Anonymous AuthenticationPreserving Your Privacy Online presented at BlackHatDC 2007

by Andrew Lindell,


Summary : Our right to privacy is under attack today. Actually, no one denies our right to privacy. However, in reality, this right is being eroded more and more as every minute passes. Some of this has to do with the war on terror, but much of it simply has to do with the fact that our online actions can and are being recorded in minute detail. In this presentation we describe some concrete dangers that arise out of this situation and show that the uncomfortable feeling we have when our privacy is compromised is the least of our problems. We also show that a full understanding of these concrete dangers is crucial for coming up with adequate privacy-preserving solutions.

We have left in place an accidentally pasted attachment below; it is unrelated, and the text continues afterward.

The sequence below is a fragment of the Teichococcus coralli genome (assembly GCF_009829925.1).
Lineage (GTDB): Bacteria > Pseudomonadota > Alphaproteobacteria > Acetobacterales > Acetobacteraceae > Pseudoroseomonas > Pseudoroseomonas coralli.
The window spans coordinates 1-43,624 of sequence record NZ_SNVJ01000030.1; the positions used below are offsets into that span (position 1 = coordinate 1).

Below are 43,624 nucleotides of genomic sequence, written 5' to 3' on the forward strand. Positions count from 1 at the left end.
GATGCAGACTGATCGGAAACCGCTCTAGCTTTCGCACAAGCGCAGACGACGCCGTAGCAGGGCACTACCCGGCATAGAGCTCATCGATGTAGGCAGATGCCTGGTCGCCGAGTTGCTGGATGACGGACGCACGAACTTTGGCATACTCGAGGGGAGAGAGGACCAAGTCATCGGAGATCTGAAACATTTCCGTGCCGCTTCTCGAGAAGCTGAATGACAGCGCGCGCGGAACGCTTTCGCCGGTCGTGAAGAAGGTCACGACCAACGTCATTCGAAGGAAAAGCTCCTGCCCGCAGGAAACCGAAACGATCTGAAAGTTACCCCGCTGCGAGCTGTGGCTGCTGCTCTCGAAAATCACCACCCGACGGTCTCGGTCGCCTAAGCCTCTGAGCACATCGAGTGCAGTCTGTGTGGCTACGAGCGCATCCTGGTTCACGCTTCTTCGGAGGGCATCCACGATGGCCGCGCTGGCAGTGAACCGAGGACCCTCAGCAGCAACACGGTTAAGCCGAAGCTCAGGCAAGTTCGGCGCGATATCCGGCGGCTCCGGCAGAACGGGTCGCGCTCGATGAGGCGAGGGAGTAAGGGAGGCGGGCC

Having argued that the erosion of our privacy is a real danger, we discuss solutions to preserving privacy online. Some of these solutions are merely technical, like anonymous web surfing, but solve only a small part of the problem. For example, anonymous web surfing does not help if a user has to authenticate herself in order to access an online service (consider the case of a newspaper or magazine that requires subscription, and sometimes even paid subscription). Furthermore, as we will show, simple solutions like pseudonyms do not actually solve the real problems. Fortunately, it is possible to use anonymous authentication. Despite the fact that this seems to be a contradiction in terms, it is actually possible to authenticate without revealing your identity. In this type of protocol, the only information learned by the authenticating server is that the user is authorized. In particular, the authenticating server learns nothing whatsoever about the identity of the specific user that now entered the system! Cryptographic solutions to this problem and exist and are often called "anonymous credentials". However, all known solutions are relatively complex and require non-standard asymmetric operations (i.e., operations that are not available on standard smartcards). Thus, the deployment of such solutions is complex. In this presentation, we present new solutions to this problem that are simple and can be implemented using standard smartcard technology (and even passwords, although this achieves a weaker security guarantee). We also suggest concrete applications where the use of this primitive is especially appropriate.